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If the bell is still vibrating when you let air inside it, then the answer is yes. If the bell was damped just before the door is opened, then the answer is no. Sound is transmitted through compression / decompression waves (pressure waves) in a medium (e.g. air, water, wall). This necessitates contact of the vibrating source of sound with such a medium. ...

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Much of what you ask is covered in the question Demonstration that vibrating basic particles constitute non-vibrating individuals. The vibration is imperceptible to the eye so the object wouldn't look different. However you ask: Also, would this type of vibration cause any negative effects to the object? Yes, indeed it would. The vibration you ...

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The maximum acceleration experienced by your accelerometer (assuming that it does not automatically zero out the acceleration due to gravity) will be the same as the maximum acceleration experienced by any other object in the helicopter, as long as the helicopter attitude is maintained (no rotation). You would simply take the instantaneous acceleration ...

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The trouble is that your table, or whatever object it is, will act as a waveguide. That's because the sound waves will (partially) reflect of the wood/air surface then travel back into the table and interfere with other waves. The result is going to be hideously complicated to calculate. As Luboš says in a comment, if the thickness of the table is much less ...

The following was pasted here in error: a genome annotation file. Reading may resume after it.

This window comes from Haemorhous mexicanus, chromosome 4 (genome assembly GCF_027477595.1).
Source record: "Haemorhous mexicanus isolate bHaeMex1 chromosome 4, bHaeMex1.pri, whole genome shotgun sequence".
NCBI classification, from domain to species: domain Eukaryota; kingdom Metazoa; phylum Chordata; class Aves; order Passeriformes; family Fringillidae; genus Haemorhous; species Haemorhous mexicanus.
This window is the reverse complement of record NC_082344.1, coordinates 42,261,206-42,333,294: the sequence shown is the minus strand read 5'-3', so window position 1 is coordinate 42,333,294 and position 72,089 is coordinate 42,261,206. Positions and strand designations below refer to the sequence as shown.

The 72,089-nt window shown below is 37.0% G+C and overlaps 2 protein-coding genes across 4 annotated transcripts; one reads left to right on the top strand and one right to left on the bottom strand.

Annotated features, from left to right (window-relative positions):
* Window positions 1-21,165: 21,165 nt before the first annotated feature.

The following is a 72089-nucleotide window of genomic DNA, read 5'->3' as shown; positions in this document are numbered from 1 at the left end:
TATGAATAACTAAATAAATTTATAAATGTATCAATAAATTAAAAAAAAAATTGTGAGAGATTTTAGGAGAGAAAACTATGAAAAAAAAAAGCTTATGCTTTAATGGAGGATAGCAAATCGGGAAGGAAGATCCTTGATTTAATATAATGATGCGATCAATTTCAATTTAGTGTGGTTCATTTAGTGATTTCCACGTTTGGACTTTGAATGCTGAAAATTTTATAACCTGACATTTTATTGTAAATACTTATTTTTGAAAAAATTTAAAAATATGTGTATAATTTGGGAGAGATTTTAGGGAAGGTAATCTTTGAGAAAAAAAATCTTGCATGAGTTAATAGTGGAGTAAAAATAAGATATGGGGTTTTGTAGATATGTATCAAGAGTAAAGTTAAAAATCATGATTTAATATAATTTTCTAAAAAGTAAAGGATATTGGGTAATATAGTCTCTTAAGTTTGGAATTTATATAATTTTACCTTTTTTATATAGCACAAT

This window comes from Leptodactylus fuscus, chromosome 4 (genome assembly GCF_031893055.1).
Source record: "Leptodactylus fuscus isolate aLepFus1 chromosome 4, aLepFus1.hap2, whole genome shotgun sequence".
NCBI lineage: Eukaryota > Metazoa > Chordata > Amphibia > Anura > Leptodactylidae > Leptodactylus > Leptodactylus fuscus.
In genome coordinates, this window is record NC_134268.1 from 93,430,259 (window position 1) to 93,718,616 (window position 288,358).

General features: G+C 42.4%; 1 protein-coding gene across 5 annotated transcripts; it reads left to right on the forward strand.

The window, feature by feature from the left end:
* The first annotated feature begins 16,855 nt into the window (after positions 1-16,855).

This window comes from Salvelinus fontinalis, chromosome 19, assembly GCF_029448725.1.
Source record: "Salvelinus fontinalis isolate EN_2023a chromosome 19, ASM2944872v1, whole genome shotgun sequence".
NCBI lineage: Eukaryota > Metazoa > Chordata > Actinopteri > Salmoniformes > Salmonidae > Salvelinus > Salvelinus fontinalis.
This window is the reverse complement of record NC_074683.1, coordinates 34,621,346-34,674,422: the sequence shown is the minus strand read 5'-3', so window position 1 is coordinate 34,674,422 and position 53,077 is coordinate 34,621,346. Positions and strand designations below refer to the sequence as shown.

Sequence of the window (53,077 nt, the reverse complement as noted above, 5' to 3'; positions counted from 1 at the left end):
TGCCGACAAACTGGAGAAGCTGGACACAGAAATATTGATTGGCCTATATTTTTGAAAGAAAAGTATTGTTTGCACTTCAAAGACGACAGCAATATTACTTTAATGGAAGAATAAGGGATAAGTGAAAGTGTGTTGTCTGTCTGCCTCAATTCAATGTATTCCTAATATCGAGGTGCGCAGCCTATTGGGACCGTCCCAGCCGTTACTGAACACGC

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In today's news - researchers at MIT did just that using high-speed camera with frame rate between 2 kHz and 6 kHz. They used some advanced filtering to detect microscopic movement of objects, but for details we will have to wait until they publish their paper.

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I think you mean: for a given loudness, which frequencies involve greater physical movement, high frequencies or low? And that is simple - the lower the frequency the greater the amplitude of the movement. Here's a simple demonstration. Take the grille cloth off a speaker with a woofer. Play music through the speaker, something with sustained notes like ...

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No, the resonance frequancy is just dependent on your forcing frequency $\omega$ and the attenuation $c$. If you start with $$m\ddot{x}+c\dot{x}+k x = F_0 \cos{(\omega t)}$$ you will get something like $$|A| = \frac{F_0/m}{\sqrt{(\omega_0^2-\omega^2)^2 + 4r^2\omega^2}}$$ for your amplitude $A$, where $r=\frac{c}{2m}$. With $F_0 = \text{const.}$ just ...

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